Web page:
In West Chester, the Meeting House congregation, a community of about 50, is going full-bore at the home of Fred Balliet, co-pastor with founder Robb Hollman. Monday is Bible study, Tuesday is youth group, Friday is a community dinner (when Gimber was baptized), Sunday is church.
"It's life together every day," Balliet said. "Some might not come to one, but to others. People mix and match."
At the South Jersey home of Roseann Metrinko in Winslow Township, the Saturday meeting of Seventh-day Adventists was originally a replica of the traditional church service, but evolved into a stripped-down Bible study and dinner.
"We thought, why are we going through the motion of doing all this when what we really wanted was a more relaxed, more interactive atmosphere?" said Metrinko, who had served as the women's ministry leader of the Seventh-day Adventists' New Jersey conference.
The congregation is part of the Simple Church at Home Network, a lay-led aggregation of about 250 house churches in 23 countries, most in the U.S. The congregations average 12 members. Founded nine years ago by Milton Adams, a Linden, Tenn., teacher who holds a doctorate of ministry, the network offers Adventists a place to worship where they "won't get corrected, reprimanded or set straight by someone who sees themselves as an authority figure," he said.
Ron Pizzo of West Norriton and Bill Posey of Warminster started churches in their homes after becoming disillusioned with their former non-denominational congregations. Both shopped for new churches but wound up holding services in their living rooms.
"We were looking for the perfect church. Of course, there isn't any," said Posey, who hosts a group of five to 10 at his home on Sunday evenings — although if that's inconvenient for most, just about any other evening will do.
Because they're small, house churches are more vulnerable to the destructive effects of change, whether the loss of members or conflict among them.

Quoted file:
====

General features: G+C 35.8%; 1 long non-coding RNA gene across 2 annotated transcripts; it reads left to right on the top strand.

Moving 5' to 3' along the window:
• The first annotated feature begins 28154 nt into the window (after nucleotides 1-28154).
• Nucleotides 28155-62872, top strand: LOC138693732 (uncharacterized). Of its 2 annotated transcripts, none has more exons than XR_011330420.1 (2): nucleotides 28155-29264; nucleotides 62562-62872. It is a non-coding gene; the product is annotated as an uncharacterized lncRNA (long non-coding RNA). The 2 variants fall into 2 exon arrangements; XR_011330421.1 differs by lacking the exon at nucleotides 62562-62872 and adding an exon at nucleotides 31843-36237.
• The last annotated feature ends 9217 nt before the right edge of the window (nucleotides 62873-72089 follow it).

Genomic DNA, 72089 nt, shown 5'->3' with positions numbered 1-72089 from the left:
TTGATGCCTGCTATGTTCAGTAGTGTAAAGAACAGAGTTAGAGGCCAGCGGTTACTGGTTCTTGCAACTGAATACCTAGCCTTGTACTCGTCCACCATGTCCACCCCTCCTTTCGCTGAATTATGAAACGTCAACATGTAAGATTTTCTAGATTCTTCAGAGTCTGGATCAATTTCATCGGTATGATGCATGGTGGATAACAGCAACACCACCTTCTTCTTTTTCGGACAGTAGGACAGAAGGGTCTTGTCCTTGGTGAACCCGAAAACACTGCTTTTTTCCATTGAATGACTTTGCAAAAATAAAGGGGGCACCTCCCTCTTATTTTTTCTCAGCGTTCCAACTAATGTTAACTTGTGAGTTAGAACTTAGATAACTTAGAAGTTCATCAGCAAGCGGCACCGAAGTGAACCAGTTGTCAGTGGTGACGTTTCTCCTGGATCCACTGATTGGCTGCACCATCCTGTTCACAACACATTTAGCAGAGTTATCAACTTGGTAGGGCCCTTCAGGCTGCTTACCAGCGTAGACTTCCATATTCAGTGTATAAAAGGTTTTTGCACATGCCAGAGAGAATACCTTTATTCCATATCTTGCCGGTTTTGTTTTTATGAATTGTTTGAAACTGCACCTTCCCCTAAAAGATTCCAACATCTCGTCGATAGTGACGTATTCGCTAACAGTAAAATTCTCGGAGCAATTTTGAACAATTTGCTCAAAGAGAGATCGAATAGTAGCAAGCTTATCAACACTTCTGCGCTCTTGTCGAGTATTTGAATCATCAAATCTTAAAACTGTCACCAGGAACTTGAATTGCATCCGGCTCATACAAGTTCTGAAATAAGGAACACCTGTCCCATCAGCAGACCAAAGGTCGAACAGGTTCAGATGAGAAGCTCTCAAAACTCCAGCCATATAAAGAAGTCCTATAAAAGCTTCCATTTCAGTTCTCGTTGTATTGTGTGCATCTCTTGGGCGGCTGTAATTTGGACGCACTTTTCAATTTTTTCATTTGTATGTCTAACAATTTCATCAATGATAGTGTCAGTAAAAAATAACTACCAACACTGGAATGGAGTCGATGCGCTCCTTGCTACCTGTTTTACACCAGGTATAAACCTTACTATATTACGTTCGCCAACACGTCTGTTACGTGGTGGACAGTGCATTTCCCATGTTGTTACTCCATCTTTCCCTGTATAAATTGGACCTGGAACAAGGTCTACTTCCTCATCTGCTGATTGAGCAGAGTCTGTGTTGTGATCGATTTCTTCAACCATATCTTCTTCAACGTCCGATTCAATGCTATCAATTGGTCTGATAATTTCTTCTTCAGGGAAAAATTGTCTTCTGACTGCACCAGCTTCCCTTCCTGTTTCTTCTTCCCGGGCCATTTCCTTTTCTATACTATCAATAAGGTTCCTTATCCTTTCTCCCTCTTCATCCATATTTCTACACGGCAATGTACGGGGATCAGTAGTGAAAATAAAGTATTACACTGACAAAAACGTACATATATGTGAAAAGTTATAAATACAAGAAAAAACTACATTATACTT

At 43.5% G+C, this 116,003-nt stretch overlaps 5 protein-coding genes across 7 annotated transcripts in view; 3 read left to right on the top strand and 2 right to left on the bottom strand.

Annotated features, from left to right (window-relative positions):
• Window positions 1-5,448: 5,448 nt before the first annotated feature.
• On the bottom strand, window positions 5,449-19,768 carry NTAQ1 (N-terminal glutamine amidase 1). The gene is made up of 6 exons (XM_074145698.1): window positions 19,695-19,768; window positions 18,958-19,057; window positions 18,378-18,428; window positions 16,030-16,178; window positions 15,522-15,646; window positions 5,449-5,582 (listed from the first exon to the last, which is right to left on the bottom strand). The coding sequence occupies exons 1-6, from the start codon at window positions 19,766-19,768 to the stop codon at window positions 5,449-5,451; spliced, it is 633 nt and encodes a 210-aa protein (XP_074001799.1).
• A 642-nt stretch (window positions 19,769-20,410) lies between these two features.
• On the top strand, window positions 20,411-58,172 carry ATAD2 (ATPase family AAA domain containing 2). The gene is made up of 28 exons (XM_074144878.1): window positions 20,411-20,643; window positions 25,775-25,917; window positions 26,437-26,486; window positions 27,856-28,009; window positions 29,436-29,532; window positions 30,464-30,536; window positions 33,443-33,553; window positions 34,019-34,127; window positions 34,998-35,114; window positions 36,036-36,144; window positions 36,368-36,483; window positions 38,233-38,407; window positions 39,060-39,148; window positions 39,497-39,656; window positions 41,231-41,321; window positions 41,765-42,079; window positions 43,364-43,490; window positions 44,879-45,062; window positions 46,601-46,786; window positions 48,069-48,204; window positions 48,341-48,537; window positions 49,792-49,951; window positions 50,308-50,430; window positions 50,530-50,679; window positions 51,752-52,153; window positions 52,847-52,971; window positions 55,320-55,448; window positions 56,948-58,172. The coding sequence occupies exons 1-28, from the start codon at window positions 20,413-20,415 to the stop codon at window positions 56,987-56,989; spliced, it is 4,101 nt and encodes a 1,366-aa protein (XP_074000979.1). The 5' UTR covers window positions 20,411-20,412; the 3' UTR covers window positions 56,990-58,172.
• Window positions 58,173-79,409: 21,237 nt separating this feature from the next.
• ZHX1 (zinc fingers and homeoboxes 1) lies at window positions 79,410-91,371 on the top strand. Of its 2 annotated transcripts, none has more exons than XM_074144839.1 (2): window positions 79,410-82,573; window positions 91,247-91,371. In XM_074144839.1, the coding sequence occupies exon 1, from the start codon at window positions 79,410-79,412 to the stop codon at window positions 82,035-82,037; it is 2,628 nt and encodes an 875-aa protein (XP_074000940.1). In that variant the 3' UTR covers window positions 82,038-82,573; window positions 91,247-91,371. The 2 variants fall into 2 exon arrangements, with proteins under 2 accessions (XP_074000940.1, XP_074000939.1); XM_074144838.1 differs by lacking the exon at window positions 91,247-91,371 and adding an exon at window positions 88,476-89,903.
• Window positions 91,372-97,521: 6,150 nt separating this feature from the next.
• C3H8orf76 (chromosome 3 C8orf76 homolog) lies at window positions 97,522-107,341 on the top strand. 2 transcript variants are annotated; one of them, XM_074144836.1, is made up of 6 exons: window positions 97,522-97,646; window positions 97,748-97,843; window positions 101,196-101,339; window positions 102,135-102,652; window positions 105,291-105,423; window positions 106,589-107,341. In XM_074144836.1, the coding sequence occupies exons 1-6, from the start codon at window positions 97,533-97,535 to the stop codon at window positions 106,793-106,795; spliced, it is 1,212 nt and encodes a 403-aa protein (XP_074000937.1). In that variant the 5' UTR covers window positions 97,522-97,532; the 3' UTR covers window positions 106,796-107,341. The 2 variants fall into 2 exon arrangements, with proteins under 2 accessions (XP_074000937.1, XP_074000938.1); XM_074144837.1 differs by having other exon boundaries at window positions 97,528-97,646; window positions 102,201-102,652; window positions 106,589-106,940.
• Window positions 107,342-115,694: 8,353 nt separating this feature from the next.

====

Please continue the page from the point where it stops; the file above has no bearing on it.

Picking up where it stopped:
At her King of Prussia house church, Roseann Howell has watched families relocate, return to the traditional church or just leave. One house church she belonged to disbanded.
Indeed, the ties that bind can fray easily, Ammerman said. She puts the average life of a house church at about five years.
"If they don't have a denomination behind them, a building they're tied to or a history that they they feel an obligation to — these are all things that keep most religious communities together," she said. "Part of the appeal of house churches is that they don't have those things, but it also means it's harder to keep them going."
As outliers of the traditional church, house congregations often operate with little or no oversight. They can be magnets for perpetually dissatisfied people who flit from church to church, as well as ambitious leaders aching for power, no matter how small the platform, said David Anderson, creator of the House Church Network website, which has kept a listing of house churches for 20 years.
"Anything you can find wrong with the organized church," he said, "you can find it in house churches."
Simple Church at Home provides leadership training and requires house congregations to report weekly to counselors. Donations are deposited into individual church accounts and used only for local charitable causes, Adams said.
New affiliates of the local synod, the two Lutheran congregations grew out of the closing 10 years ago of St. James Evangelical Lutheran Church in Chalfont. Members began meeting in their homes to pray about their next move, and "we kept on meeting," said Bob Fisher, an assistant to Bishop Claire Burkat of the synod. The groups call themselves Kairos, a Greek word for "opportune moment." To Christians, it refers to the appointed time to fulfill God's purpose, Fisher said.
At a combined meeting in early August in Souderton, 15 members discussed the parable of the sower and took part in an "Agape meal," or love feast. Each broke a piece from a round loaf of bread, dipped it into a bowl of grape juice, ate it, and so it went around the living room circle — a ritual affirming the presence of God.